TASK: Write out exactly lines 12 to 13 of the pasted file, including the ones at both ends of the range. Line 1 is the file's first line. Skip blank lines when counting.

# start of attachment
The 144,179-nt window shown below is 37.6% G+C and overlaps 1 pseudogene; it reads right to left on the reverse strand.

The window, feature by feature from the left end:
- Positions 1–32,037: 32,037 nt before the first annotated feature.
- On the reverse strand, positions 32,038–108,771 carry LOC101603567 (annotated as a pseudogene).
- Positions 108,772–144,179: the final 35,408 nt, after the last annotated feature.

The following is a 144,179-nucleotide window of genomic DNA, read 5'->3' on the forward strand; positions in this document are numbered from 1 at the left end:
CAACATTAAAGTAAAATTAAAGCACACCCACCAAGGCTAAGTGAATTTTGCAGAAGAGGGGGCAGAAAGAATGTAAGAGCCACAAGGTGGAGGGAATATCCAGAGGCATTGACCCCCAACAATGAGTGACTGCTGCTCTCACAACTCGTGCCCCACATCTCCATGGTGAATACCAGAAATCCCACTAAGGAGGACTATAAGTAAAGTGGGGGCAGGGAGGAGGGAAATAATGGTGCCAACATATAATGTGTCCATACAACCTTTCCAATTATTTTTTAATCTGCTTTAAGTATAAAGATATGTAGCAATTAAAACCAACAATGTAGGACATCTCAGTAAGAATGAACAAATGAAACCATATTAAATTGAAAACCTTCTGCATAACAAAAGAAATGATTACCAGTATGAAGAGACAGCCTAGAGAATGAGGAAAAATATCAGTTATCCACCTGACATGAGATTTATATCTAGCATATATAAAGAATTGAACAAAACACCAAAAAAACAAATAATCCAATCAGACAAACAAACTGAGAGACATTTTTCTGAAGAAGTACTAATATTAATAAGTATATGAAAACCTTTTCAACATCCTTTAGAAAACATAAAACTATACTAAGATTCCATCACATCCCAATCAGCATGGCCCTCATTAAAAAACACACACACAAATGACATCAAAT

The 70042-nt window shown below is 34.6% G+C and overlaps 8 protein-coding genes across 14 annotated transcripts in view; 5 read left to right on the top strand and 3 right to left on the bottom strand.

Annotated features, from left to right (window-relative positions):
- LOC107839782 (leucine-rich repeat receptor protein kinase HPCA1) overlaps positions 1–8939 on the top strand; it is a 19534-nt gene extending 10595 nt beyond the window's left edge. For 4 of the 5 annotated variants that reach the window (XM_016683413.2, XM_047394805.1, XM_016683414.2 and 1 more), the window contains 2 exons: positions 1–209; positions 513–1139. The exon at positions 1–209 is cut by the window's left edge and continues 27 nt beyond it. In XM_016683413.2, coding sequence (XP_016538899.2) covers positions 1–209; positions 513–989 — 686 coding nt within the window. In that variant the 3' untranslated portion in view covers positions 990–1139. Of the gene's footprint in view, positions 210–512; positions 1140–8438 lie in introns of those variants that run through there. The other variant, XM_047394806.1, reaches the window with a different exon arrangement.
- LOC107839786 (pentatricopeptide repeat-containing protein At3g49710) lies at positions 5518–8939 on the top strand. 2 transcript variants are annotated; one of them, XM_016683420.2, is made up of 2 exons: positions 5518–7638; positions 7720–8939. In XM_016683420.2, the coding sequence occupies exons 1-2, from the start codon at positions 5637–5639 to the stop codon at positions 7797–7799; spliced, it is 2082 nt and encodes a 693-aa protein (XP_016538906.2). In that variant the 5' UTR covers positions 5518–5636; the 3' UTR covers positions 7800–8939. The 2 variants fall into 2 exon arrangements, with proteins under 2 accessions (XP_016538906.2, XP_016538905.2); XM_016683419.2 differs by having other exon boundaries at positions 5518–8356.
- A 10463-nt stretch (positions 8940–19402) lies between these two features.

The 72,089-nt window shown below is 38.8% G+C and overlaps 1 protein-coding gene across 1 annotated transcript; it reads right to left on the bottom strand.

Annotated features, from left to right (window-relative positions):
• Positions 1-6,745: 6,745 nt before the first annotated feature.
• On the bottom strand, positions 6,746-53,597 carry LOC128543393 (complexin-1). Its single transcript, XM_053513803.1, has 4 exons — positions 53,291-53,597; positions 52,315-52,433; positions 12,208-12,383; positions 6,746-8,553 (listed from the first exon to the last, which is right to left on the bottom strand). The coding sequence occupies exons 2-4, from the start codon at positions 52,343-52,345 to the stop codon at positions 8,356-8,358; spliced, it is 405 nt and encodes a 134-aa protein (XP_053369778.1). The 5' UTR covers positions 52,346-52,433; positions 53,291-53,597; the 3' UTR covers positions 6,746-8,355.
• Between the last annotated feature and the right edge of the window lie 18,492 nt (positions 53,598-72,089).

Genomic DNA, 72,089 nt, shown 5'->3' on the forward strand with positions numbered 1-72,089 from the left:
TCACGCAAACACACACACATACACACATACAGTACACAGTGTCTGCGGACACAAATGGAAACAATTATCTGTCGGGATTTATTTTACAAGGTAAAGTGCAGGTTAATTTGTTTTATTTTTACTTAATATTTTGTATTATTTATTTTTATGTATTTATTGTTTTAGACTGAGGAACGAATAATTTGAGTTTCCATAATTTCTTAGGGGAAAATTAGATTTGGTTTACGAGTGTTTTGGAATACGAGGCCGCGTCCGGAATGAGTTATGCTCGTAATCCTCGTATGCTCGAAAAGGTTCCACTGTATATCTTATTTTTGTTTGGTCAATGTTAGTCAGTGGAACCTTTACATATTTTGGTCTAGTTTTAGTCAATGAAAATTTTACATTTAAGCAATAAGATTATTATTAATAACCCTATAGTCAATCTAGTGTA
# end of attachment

- A 10463-nt stretch (positions 8940–19402) lies between these two features.

The 72,089-nt window shown below is 38.8% G+C and overlaps 1 protein-coding gene across 1 annotated transcript; it reads right to left on the bottom strand.